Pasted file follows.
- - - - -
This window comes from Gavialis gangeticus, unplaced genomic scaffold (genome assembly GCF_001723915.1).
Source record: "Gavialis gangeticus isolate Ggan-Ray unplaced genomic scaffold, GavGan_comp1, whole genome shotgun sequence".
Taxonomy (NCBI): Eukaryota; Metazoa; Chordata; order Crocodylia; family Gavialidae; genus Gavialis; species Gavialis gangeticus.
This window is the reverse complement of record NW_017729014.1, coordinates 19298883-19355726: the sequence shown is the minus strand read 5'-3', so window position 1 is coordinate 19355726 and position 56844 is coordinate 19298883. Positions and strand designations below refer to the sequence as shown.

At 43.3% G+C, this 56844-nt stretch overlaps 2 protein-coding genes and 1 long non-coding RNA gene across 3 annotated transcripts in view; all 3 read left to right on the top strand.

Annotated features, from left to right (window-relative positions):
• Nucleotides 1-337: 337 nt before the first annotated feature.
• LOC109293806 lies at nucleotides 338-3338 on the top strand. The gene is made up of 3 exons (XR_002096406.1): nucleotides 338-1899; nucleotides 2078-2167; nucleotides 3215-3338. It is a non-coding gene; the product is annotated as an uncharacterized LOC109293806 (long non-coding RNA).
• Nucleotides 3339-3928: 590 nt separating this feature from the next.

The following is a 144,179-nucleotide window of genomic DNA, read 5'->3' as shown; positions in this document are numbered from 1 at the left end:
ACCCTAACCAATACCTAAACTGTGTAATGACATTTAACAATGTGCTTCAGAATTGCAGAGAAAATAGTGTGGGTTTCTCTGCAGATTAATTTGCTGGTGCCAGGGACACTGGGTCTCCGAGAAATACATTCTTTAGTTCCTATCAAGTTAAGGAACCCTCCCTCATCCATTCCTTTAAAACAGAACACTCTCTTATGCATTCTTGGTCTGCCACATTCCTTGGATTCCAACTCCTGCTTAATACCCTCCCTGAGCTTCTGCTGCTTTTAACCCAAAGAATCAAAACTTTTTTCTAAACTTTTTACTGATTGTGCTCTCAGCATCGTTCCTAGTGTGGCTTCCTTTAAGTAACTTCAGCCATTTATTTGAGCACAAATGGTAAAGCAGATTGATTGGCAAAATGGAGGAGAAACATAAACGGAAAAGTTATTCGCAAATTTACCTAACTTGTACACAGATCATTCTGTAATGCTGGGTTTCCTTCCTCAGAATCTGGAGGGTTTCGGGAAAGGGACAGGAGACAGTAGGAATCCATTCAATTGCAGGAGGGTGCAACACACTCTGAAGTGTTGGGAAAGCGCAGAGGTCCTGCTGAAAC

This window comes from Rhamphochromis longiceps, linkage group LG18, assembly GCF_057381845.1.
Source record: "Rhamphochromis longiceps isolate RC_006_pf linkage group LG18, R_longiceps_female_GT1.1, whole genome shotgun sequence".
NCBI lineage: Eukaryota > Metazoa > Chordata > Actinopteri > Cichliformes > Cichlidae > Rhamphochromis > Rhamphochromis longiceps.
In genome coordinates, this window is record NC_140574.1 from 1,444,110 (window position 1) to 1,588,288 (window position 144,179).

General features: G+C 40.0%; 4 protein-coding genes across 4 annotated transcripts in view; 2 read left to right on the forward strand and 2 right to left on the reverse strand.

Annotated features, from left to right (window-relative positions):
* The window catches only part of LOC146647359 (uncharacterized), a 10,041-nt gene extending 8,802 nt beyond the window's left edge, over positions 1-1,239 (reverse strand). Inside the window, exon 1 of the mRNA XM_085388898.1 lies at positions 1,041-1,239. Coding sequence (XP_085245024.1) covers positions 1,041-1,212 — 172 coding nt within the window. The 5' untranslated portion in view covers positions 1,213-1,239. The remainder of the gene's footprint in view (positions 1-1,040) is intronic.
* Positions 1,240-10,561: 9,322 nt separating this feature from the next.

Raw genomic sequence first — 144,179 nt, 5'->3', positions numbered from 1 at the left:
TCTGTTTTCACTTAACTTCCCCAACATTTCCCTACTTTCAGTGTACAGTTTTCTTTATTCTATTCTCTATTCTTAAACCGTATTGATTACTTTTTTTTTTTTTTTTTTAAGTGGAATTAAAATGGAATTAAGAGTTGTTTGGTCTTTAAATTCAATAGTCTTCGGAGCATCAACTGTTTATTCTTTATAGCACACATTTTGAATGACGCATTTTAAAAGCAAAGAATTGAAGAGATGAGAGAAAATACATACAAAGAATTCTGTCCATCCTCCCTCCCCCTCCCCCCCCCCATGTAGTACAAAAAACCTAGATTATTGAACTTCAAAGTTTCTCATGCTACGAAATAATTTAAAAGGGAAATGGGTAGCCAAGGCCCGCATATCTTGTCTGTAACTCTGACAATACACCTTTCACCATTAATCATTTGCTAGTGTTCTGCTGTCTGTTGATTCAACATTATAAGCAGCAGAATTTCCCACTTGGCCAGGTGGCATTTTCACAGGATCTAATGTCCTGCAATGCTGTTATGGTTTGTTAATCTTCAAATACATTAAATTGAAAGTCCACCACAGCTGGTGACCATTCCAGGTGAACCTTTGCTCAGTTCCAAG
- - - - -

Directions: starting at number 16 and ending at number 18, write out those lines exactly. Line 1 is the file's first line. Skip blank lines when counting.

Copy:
General features: G+C 40.0%; 4 protein-coding genes across 4 annotated transcripts in view; 2 read left to right on the forward strand and 2 right to left on the reverse strand.

Annotated features, from left to right (window-relative positions):
* The window catches only part of LOC146647359 (uncharacterized), a 10,041-nt gene extending 8,802 nt beyond the window's left edge, over positions 1-1,239 (reverse strand). Inside the window, exon 1 of the mRNA XM_085388898.1 lies at positions 1,041-1,239. Coding sequence (XP_085245024.1) covers positions 1,041-1,212 — 172 coding nt within the window. The 5' untranslated portion in view covers positions 1,213-1,239. The remainder of the gene's footprint in view (positions 1-1,040) is intronic.